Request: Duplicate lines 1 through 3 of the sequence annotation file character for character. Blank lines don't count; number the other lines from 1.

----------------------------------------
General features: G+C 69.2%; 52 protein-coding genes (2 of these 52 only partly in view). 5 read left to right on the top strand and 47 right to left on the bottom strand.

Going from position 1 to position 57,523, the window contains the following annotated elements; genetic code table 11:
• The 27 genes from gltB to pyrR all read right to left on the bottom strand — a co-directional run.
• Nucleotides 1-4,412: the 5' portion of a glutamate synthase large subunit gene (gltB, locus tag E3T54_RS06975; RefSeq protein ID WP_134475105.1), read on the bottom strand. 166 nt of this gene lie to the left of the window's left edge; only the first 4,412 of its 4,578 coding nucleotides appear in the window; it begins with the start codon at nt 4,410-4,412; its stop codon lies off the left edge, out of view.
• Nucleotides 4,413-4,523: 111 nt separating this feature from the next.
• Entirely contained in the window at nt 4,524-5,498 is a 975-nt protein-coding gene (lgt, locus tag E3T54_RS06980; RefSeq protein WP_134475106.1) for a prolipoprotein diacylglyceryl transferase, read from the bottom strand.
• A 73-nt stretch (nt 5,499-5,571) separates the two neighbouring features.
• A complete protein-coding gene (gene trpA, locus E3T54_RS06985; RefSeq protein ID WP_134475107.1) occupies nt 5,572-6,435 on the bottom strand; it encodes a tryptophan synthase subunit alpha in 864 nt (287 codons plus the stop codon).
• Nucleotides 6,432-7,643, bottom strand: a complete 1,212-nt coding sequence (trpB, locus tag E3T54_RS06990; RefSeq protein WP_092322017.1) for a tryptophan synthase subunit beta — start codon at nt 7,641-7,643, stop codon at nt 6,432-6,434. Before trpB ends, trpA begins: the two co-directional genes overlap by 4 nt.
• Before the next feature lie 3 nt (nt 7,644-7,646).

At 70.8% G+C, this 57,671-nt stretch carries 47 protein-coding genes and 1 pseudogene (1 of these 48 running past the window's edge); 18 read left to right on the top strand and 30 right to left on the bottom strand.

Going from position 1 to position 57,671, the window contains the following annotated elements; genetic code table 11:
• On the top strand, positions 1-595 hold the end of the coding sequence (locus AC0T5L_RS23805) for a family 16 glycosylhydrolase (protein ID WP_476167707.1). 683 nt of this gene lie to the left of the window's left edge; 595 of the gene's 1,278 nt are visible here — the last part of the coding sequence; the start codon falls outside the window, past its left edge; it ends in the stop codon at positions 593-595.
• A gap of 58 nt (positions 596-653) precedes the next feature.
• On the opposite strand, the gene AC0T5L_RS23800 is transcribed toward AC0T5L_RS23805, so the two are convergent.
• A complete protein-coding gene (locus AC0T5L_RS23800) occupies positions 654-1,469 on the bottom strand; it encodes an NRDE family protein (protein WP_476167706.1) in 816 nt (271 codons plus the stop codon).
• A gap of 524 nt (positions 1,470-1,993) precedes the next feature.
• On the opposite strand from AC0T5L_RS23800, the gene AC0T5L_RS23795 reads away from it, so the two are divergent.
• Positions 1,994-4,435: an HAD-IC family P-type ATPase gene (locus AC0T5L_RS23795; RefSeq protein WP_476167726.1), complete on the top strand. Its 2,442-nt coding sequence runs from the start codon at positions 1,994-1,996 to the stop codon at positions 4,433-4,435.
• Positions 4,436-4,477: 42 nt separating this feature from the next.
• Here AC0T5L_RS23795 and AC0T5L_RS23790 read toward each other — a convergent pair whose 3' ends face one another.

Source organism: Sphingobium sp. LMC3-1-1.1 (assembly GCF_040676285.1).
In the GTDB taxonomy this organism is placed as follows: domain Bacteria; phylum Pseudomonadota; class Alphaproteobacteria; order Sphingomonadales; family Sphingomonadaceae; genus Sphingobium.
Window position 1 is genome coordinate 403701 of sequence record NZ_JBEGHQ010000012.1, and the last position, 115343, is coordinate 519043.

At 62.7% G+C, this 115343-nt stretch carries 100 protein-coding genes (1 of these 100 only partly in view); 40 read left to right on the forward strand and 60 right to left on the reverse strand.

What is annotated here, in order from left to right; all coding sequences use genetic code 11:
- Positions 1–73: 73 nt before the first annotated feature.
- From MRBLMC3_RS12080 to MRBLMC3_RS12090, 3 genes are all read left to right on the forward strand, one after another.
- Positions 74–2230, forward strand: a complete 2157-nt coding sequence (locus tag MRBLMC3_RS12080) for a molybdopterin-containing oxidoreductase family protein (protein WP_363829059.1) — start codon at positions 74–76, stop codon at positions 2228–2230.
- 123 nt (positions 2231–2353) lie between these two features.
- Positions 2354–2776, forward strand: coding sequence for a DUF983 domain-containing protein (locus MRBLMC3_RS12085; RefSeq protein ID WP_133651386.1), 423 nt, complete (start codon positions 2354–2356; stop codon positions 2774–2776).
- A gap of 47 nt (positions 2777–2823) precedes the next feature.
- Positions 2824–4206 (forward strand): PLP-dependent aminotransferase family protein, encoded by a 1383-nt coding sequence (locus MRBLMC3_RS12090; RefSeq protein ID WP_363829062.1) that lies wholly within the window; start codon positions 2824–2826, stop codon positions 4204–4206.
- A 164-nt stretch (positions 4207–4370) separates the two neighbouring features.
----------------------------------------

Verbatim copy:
General features: G+C 69.2%; 52 protein-coding genes (2 of these 52 only partly in view). 5 read left to right on the top strand and 47 right to left on the bottom strand.

Going from position 1 to position 57,523, the window contains the following annotated elements; genetic code table 11:
• The 27 genes from gltB to pyrR all read right to left on the bottom strand — a co-directional run.